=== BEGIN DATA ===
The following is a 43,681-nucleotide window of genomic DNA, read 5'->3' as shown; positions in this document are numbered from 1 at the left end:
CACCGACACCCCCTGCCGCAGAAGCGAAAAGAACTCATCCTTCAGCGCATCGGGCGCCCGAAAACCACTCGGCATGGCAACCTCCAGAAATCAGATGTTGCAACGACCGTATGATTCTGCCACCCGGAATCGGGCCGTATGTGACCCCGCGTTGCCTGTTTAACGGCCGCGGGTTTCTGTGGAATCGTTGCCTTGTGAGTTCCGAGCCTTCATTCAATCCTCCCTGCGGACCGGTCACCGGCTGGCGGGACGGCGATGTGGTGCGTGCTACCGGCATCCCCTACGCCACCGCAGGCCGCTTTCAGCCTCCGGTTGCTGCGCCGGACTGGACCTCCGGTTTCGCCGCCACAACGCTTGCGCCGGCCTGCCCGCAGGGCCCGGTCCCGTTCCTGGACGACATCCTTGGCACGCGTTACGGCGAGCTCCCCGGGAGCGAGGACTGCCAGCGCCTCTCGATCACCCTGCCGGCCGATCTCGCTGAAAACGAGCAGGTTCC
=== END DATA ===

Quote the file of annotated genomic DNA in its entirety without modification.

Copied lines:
The following is a 43,681-nucleotide window of genomic DNA, read 5'->3' as shown; positions in this document are numbered from 1 at the left end:
CACCGACACCCCCTGCCGCAGAAGCGAAAAGAACTCATCCTTCAGCGCATCGGGCGCCCGAAAACCACTCGGCATGGCAACCTCCAGAAATCAGATGTTGCAACGACCGTATGATTCTGCCACCCGGAATCGGGCCGTATGTGACCCCGCGTTGCCTGTTTAACGGCCGCGGGTTTCTGTGGAATCGTTGCCTTGTGAGTTCCGAGCCTTCATTCAATCCTCCCTGCGGACCGGTCACCGGCTGGCGGGACGGCGATGTGGTGCGTGCTACCGGCATCCCCTACGCCACCGCAGGCCGCTTTCAGCCTCCGGTTGCTGCGCCGGACTGGACCTCCGGTTTCGCCGCCACAACGCTTGCGCCGGCCTGCCCGCAGGGCCCGGTCCCGTTCCTGGACGACATCCTTGGCACGCGTTACGGCGAGCTCCCCGGGAGCGAGGACTGCCAGCGCCTCTCGATCACCCTGCCGGCCGATCTCGCTGAAAACGAGCAGGTTCC